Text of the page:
U.S. consumers purchase $100 billion in stored value cards (gift cards) each year. However, a significant number of those cards are never used. According the New Jersey Department of the Treasury, approximately $6 billion in gift cards go unspent each year, with the majority of the funds reverting back to the card issuer.
With this in mind, New Jersey lawmakers amended the state’s unclaimed property law (N.J.S.A. 46:30B-1 et. seq.) in 2010. Among other changes, the amended law provides that unused gift card balances will escheat to the State of New Jersey after two years of inactivity. To help track gift card purchases, the law also requires merchants to collect address information from gift card purchasers at the time of sale (a zip code at minimum). The law also includes a “place-of-purchase presumption” under which the address of the place of purchase is substituted for the address of the purchaser, if it is unknown. While most states have laws regarding unclaimed property, New Jersey is the first state to require gift card issuers to gather data that can later be used to collect unused gift card balances.
Since 2010, New Jersey’s gift card law has faced a rocky road. In fact, many of the requirements have not yet been implemented due to legal challenges. Retailers and card issuers have challenged almost every facet of the new gift card law, arguing that it is unconstitutional and preempted by federal law.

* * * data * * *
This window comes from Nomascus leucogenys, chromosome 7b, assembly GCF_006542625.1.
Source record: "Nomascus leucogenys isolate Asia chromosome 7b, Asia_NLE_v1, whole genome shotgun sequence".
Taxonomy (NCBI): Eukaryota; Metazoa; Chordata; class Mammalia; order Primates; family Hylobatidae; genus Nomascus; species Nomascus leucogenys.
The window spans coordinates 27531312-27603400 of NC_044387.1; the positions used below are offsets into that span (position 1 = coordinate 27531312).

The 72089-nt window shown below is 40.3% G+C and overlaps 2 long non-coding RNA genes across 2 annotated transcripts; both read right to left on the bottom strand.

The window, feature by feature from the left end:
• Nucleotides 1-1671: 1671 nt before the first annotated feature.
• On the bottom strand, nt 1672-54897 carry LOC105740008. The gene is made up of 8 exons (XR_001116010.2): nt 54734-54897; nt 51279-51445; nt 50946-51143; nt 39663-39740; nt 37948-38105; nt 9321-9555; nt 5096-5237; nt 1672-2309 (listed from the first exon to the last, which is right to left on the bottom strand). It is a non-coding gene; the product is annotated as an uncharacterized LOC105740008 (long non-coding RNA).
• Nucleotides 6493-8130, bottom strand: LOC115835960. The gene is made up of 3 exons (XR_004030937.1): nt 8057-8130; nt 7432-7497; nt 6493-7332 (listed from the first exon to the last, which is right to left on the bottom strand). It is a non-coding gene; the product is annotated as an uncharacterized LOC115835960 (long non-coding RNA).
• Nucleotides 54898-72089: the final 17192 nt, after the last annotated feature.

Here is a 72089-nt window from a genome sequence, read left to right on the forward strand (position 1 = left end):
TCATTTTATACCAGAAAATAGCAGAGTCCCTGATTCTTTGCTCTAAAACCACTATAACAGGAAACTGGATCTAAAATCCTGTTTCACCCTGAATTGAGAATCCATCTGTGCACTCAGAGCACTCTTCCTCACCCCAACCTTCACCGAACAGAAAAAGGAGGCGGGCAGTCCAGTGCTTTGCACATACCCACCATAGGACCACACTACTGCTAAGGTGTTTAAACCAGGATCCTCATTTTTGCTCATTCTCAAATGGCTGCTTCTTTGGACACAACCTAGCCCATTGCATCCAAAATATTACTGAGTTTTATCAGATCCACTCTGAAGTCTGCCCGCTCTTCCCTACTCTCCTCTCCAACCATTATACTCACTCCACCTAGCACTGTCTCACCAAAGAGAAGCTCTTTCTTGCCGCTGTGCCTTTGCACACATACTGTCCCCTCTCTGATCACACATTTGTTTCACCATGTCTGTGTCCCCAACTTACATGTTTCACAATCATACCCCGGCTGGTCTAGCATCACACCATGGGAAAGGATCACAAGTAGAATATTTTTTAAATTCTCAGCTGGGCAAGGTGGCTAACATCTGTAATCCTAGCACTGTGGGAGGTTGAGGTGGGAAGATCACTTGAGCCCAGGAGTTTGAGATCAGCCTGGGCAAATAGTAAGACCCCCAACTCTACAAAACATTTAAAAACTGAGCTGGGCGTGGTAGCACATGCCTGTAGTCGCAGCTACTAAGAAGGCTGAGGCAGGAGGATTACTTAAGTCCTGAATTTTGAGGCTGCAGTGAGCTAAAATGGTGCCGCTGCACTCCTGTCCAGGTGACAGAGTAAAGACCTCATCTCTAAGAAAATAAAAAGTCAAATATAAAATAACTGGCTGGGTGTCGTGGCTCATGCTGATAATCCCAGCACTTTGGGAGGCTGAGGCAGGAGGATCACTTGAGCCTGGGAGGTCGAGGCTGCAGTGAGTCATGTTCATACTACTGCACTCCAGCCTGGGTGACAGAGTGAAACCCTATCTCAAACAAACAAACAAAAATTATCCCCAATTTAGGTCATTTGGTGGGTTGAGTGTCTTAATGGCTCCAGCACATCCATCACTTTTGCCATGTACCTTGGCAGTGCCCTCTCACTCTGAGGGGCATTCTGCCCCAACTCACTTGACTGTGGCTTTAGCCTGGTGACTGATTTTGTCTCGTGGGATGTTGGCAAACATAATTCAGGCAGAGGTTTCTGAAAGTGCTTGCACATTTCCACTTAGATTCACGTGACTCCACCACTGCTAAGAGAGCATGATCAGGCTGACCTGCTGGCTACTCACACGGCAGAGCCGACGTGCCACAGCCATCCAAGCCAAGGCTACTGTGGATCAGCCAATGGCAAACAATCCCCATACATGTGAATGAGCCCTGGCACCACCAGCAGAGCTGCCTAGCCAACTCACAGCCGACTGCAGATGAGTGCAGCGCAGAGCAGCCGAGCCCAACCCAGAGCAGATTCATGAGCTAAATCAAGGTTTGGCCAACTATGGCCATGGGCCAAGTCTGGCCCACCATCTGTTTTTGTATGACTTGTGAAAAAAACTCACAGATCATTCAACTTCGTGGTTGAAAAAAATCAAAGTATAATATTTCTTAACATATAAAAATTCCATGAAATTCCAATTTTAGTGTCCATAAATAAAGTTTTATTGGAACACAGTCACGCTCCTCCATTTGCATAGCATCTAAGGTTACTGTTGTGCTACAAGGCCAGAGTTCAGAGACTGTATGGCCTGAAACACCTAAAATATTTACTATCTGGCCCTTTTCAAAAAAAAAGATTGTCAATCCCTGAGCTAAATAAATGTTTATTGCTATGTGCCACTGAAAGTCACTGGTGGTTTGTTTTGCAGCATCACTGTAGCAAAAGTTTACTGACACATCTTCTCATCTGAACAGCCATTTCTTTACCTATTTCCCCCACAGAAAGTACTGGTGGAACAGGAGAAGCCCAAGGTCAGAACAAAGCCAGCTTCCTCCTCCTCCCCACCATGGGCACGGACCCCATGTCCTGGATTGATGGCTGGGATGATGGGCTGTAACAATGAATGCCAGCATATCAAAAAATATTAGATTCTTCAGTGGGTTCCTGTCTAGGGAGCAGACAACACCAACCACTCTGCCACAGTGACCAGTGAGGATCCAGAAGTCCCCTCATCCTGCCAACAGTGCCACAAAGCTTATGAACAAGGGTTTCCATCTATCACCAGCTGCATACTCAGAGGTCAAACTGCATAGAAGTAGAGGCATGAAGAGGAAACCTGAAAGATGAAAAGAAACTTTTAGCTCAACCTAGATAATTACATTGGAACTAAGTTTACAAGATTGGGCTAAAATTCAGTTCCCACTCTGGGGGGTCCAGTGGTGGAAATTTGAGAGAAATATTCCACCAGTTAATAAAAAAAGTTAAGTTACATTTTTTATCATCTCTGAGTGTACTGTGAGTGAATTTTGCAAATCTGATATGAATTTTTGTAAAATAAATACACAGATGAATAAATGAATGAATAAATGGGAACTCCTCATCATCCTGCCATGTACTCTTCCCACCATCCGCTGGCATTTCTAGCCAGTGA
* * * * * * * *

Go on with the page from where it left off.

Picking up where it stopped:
In New Jersey Retail Merchants Association v. Sidamon-Eristoff, et al., and two related cases, the provisions applying the new escheat rules to existing cards and the place-of-purchase presumption were blocked by a federal court. While the injunction has since been lifted, the enforceability of the law has yet to be decided.
Most recently, several gift card providers have announced that they will pull out of New Jersey, unless the law is changed. American Express has removed its gift cards from the state and consumers can now only purchase them directly from the company online. Third-party gift card providers Blackhawk Network and InComm quickly followed suit. They argue that the new requirements are too costly and burdensome and have elected to remove their cards from the marketplace rather than comply.
Meanwhile, New Jersey officials contend that the laws were needed to bolster consumer protections for purchasers of gift cards. In its defense of the laws, the New Jersey Department of the Treasury highlights that the law prevents sellers of gift cards from depleting and then taking consumers’ unused balances.
Meanwhile, the card issuers argue that New Jersey simply wants to replace them as the recipient of the cash windfall that is created when consumers fail to use their gift cards. In response, New Jersey officials have pointed out that the law allows consumers to request a reimbursement at any time (although they will likely have to jump through a few hoops to get the money back).